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Figure C12.F3.

 

The U.S. Department of Defense (DoD) Humanitarian Assistance Program

Program Purpose

The U.S. Department of Defense (DoD) funds humanitarian assistance activities in order to help build the capacity of our partners to provide essential human services, enable our partners to avoid, manage, and recover from crises and disasters, and achieve U.S. DoD objectives while strengthening international relationships. All humanitarian projects are developed and accomplished in collaboration with the partner nation government. Projects include provision of basic equipment and supplies, medical and crisis management training, humanitarian construction, and services for civilian populations in need.

Projects fall into these major categories:

  • Disaster Preparation: Examples: Disaster preparedness planning, training, construction, and equipping of emergency response centers, shelters, and warehouses

  • Education: Examples: Construction or expansion of public primary or secondary schools and provision of school furniture and educational supplies

  • Examples: Construction or expansion of health clinics, provision of disease surveillance systems, education, prevention, and training, medical support/supplies

  • Health: Examples: Construction or expansion of health clinics, provision of disease surveillance systems, education, prevention, and training, medical support/supplies

  • Basic Infrastructure: Examples: Construction or repair of water wells/boreholes, water sanitation, repair of waste treatment and management systems

General Project Requirements

  • Projects must benefit the civilian population.

  • Projects should have a significant or meaningful human impact.

  • All completed projects (construction of buildings, infrastructure, and donated equipment) become the property of the Partner Nation.

  • Projects must be sustainable with Partner Nation personnel (e.g. teachers for schoolrooms, staff for health clinics, and necessary expertise and services).

  • Construction projects on government owned land must be support and maintained by the local community and government authorities.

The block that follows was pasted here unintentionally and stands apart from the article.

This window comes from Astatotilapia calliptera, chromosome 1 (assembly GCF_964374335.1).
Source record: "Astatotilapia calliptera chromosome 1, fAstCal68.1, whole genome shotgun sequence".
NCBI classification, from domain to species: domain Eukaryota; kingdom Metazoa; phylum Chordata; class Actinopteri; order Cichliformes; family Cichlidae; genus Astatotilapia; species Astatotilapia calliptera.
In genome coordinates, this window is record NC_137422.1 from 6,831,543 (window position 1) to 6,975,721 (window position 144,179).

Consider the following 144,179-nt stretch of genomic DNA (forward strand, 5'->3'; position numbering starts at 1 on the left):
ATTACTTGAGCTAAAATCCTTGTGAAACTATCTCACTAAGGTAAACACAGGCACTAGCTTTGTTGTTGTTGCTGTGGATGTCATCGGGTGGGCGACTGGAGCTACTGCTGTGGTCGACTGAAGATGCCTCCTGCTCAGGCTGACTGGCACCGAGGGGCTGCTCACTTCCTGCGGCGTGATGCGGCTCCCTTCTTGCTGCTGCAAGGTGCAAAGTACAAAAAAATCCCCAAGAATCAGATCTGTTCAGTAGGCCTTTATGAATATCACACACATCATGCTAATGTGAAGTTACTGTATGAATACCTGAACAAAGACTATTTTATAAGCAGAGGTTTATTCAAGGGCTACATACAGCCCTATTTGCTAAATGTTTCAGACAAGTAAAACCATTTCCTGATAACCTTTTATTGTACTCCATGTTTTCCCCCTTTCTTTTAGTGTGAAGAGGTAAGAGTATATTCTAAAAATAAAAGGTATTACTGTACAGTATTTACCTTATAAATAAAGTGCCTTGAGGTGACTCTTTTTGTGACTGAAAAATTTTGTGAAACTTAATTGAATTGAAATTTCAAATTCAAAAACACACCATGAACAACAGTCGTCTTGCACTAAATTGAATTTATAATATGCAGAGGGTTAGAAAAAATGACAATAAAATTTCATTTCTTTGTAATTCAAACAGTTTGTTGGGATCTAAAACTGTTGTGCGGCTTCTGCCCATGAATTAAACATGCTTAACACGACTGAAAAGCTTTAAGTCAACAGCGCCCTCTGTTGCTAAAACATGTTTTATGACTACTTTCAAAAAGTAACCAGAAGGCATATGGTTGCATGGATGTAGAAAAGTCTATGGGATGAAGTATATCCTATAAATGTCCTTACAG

• Projects must not be socially or politically controversial.

  • U.S. Government assistance must not be subjected to any taxation or customs duties.

Project Proposals

If your proposal is accepted for consideration, a U.S. DoD member or representative will contact you to verify the details. A visit to your project site does not guarantee that it will be funded. Proposals that are accepted by the U.S. DoD HA Program Coordinator will be submitted to the DoD for funding consideration and you will be notified if the DoD is able to proceed with the proposal. The process for submittal, review, approval, and funding may take up to three years.

Documentation to Include in Your Proposal/

The following documentation should be submitted to support your proposal:

  1. Your contact information and organization

  2. Description of the project objective with an explanation of what problem you are trying to address

  3. Detailed technical description of the different parts of the proposed work or activity

  4. Cost estimate breakdown

  5. Route map to the project site, well-marked, which specifies landmarks and distances.

  6. Risk management plan (a list of external factors that may have a negative impact on the implementation of the project and the solutions considered)

  7. Name and surname of the government ministry authority (health, education, social affairs, etc.), and a cover note from this person approving the project. The note should state that the project is a priority for the community and appoint an agent to serve as technical advisor during the implementation of the project

  8. List of all project stakeholders, with their specific tasks and phone numbers

  9. If the proposal is training, the number of persons to be trained, listing their organization

  10. If the proposal is construction or equipment, list of contact information and addresses of several companies in the community that are capable of providing the material or performing the work

  11. Plan of preventative maintenance (for the building or equipment)

  12. Proof of financial commitment to cover the costs of preventative maintenance (for the building or equipment)

  13. Certificate of government land ownership, OR donation of land and formal agreement approved by all stakeholders (current landowner, mayor, and government authorities) granting consent for the land to be donated to the government (for construction, repair, or renovation) (for construction or renovation)

  14. Building design (for construction or renovation)

  15. Photos showing the existing building or project site (for construction or renovation)

 

 

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